Most striking, however, is how John Polkinghorne’s perspective simply transcends the parameters and arguments that drive our cultural controversies.

Polkinghorne takes the Genesis stories, the biblical accounts of creation, seriously. But he points out that these are lyrical, theological writings. They were not composed as scientific texts. The early Christians, he says, knew this, and only in the later Medieval and Reformation times did people begin to insist on literal interpretation. To read a work of poetry as a work of prose, he analogizes, is to miss the point.

John Polkinghorne Receives the 2002 Templeton Prize
The Duke of Edinburgh presents the 2002 Templeton Prize to the Rev. Dr. John C. Polkinghorne at Buckingham Palace. (photo: Clifford Shirley/The Templeton Prize)

Drawing on the best of his scientific and theological knowledge, Polkinghorne believes that God created this universe. But this was not a one-act invention of a clockwork world. God did something “more clever”: he created a world with independence, a world able to make itself. Creation is an ongoing act, Polkinghorne believes, one in which the laws of nature make room for choice and action, both human and divine. He finds this idea beautifully affirmed by the best insights of chaos theory, which describes reality as an interplay between order and disorder, between random possibilities and patterned structure.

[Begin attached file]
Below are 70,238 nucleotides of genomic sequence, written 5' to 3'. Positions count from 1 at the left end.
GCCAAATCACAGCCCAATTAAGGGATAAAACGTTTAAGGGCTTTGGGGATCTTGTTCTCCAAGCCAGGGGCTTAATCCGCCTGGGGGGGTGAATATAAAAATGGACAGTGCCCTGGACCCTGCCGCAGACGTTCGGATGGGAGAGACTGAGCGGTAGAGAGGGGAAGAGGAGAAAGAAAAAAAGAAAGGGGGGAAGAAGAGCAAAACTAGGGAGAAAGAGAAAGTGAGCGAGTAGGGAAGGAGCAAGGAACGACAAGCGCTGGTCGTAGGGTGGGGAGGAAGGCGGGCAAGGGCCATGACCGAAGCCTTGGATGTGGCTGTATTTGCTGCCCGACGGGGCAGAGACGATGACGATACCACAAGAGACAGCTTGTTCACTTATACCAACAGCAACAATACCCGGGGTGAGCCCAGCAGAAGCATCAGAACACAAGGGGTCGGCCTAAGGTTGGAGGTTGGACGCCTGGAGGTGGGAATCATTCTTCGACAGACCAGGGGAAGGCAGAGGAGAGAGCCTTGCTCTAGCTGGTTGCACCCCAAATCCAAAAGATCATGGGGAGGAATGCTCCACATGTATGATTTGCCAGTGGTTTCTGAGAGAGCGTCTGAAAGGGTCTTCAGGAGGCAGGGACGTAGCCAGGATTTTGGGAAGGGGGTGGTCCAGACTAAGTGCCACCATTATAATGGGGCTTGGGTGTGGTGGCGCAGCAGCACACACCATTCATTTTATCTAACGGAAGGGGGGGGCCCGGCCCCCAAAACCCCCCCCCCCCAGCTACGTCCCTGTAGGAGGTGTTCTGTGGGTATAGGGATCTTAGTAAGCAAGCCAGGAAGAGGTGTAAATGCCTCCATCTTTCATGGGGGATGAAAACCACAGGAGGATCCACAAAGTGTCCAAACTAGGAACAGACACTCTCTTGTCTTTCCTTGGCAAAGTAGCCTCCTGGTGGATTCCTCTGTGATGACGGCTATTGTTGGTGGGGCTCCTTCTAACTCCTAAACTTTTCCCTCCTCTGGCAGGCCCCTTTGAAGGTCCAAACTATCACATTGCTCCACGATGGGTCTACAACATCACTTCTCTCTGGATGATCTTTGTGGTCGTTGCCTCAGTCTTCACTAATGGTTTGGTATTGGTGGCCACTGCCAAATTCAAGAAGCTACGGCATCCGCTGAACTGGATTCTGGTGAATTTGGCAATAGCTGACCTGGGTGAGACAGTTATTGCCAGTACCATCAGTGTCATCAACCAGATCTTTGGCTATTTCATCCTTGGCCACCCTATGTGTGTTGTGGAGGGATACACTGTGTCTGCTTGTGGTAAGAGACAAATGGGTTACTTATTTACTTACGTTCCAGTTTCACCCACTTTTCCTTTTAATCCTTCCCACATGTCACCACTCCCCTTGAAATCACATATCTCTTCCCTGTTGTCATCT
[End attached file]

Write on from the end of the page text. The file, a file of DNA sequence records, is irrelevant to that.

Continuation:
I’ll let you hear for yourself how he approaches mysteries like prayer, and the problem of suffering, in this frame of mind. I’ll leave you with two evocative notions from our interview.

First, modern science increasingly suggests that contradictory explanations of reality can be simultaneously true. A scientific puzzle of whether light is a particle or a wave was resolved with the discovery that light has a dual nature as both a particle and a wave. And here’s the key that made that discovery possible: how we ask the questions affects the answers we arrive at. Light appears as a wave if you ask it “a wave-like question” and it appears as a particle if you ask it “a particle-like question.”

Second, there is the matter of quarks. Modern quantum physics has come to depend on quarks as a foundational element in understanding the way the world works. But in a very real sense, quarks are an article of faith. No scientist has actually seen one, nor do scientists necessarily ever expect to. They are believed to exist because the idea of quarks gives intelligibility to the whole of observable reality.

These scientific notions give me new, creative ways to imagine the credibility of religious modes of thought. They underscore John Polkinghorne’s personable and passionate message that we need the insights of science and religion together to “interpret and understand the rich, varied, and surprising way the world actually is.”